Landers: For the first time in many years, we have seen the building of attractions. We have Monkey Trunks that built another location next to Funspot. Gunstock did their expansion. The Winnipesaukee Playhouse is expanding. We have not had a growth in attractions in years for entertainment. We have more theater and entertainment than we have ever had and on a year-round basis.
What other industries are important to the region?
Lorentz: Some of our largest employers aren’t here today. Health care is the biggest one in the Lakes Region. LRGHealthcare has 1,200 employees and some of the best-paying jobs we’ve got in the area and a lot of people have been focused on all the changes going on in that industry.
Also, advanced manufacturing is about 10 percent of employment in Belknap County, but a lot of people don’t know that. During the recession, some of the job losses initially might have been due to contracts going down, but right now they are all growing — they are all really strong.
Pretty much all or most in this area are in the defense and aerospace business. New Hampshire Ball Bearings, Titeflex Aerospace is another, and we have a lot of smaller machine shops with 60 to 100 employees, who work with NHBB and others too, and they have clients all over the country. EPTAM Plastics has just over 100 people right now and they also do a lot of aerospace and defense and medical devices. Freudenberg is also huge.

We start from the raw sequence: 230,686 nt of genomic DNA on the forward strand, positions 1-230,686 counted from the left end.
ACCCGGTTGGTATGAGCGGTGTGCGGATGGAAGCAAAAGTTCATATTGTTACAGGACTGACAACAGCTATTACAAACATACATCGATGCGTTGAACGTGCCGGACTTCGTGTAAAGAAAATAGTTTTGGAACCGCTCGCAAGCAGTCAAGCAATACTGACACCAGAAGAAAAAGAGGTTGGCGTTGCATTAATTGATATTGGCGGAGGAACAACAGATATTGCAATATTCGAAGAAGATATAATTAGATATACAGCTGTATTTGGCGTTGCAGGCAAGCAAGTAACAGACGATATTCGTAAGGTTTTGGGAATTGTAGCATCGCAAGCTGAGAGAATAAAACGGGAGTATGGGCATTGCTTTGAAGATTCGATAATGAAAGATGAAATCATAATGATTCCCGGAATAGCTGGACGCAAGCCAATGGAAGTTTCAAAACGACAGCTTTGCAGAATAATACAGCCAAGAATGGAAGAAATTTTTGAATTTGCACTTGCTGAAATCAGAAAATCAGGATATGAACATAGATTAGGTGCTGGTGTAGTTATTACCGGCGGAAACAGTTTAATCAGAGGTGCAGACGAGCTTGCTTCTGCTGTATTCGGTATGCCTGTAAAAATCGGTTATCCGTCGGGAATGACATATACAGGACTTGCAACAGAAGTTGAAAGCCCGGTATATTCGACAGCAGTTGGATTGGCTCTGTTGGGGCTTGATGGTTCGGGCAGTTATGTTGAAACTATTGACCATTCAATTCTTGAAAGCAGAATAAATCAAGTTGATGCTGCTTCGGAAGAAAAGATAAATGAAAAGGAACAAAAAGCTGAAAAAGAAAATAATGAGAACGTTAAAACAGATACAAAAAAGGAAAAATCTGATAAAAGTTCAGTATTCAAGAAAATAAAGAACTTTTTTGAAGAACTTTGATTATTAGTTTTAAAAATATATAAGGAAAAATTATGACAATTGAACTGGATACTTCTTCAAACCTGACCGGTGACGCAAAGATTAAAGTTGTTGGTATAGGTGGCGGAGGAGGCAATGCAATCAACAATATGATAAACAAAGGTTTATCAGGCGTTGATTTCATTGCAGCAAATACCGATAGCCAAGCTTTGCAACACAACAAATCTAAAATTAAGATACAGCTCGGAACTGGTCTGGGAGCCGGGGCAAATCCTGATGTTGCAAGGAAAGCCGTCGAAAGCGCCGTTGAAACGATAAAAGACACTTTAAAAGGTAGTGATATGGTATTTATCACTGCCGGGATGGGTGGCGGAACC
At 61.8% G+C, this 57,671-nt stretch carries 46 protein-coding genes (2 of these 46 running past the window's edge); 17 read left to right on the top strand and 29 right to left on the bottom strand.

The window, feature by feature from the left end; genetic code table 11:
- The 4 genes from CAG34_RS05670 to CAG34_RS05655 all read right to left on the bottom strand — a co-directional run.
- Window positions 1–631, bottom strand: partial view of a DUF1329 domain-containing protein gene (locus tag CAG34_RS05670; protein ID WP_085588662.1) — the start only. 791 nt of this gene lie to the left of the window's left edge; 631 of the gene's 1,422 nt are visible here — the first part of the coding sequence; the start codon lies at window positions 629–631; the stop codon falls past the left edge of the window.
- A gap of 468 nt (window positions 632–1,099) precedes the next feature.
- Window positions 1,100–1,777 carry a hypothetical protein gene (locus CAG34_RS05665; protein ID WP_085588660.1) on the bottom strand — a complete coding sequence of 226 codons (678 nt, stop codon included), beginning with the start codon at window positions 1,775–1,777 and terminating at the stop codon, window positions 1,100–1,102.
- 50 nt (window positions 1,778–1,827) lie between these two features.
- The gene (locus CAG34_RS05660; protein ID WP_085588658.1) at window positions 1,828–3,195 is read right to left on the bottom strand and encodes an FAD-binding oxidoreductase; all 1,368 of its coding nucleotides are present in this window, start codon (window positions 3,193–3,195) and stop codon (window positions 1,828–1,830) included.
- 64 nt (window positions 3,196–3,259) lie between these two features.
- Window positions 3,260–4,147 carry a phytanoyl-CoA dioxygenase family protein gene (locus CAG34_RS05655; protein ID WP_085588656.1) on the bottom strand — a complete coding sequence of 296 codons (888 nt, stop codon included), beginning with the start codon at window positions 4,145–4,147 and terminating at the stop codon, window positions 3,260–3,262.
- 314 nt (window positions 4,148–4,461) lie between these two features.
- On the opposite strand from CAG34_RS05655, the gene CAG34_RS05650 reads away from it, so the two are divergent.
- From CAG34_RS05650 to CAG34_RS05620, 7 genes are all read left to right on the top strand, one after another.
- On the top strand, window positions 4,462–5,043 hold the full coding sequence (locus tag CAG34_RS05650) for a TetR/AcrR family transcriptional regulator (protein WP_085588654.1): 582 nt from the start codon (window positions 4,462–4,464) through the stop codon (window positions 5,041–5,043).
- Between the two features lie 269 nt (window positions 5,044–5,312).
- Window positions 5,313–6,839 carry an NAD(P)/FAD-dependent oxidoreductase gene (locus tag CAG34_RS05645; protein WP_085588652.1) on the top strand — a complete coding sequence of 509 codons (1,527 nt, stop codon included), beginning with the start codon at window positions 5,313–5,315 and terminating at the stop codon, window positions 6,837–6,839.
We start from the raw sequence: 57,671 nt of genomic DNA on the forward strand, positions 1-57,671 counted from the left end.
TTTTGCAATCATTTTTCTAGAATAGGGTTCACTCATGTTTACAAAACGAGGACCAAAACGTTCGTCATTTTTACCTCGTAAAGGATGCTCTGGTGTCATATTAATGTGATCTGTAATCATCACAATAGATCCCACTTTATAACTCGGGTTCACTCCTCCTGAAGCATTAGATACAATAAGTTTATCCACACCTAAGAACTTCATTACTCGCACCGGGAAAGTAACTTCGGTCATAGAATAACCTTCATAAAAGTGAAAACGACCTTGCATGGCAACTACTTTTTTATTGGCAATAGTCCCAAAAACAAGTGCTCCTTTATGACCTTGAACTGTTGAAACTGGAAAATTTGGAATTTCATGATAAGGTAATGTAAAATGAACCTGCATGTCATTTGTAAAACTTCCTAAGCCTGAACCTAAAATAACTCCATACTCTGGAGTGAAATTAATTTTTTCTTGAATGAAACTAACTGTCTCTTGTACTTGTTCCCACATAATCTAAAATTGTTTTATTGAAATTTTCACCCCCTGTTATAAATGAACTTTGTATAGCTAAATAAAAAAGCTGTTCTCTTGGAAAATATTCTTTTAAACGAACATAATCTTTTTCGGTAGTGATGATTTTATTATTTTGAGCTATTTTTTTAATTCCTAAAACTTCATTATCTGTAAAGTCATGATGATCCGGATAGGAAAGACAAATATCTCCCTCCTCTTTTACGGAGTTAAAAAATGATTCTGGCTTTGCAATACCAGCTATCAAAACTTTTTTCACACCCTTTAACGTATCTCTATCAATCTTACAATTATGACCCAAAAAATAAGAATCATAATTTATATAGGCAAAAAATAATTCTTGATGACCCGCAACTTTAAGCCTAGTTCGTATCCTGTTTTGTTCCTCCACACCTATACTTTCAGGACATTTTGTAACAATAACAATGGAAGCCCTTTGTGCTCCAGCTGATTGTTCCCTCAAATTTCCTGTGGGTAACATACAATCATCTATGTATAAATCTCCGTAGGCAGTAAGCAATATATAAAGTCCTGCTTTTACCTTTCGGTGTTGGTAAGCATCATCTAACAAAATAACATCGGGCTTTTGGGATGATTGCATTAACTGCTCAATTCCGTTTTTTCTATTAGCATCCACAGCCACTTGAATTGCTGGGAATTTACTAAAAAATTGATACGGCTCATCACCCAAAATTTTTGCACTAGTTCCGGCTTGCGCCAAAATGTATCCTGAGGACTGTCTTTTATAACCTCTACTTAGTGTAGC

McLear: Even in the hospitality business, these businesses are tremendously important to us. EFI Inc. is another big employer in high-tech, and they generate hundreds of thousands of dollars. The health care people come and use the restaurants, spa, where they get married or their kids get married, we provide a lot of services for that. When they’re doing well, we’re going to be better.
Most of the larger companies are doing well, but I think they’re having some trouble getting employees.
Lorentz: That’s the number-one challenge that we hear from all of the manufacturers and you’ll hear it all over the state — difficulty finding skilled manufacturing workers and I know Scott can speak to some of the programs that are being developed at Lakes Region Community College. We have a great technical center here at Laconia High School that serves all of the high schools in the area — the Huot Technical Center. They have a great pre-engineering and modern manufacturing program.
We’re just starting an initiative now with all the manufacturers in the area to try and rebrand the industry and get more people excited about it.
We have two different types of manufacturers — we have large ones like New Hampshire Ball Bearings, that are part of multi-national global corporations that are constantly looking at, well, if this facility is not working out, we can always move it somewhere else. Same with Titeflex. Then we have a lot of the smaller ones that were founded here, have grown here and are just holding back.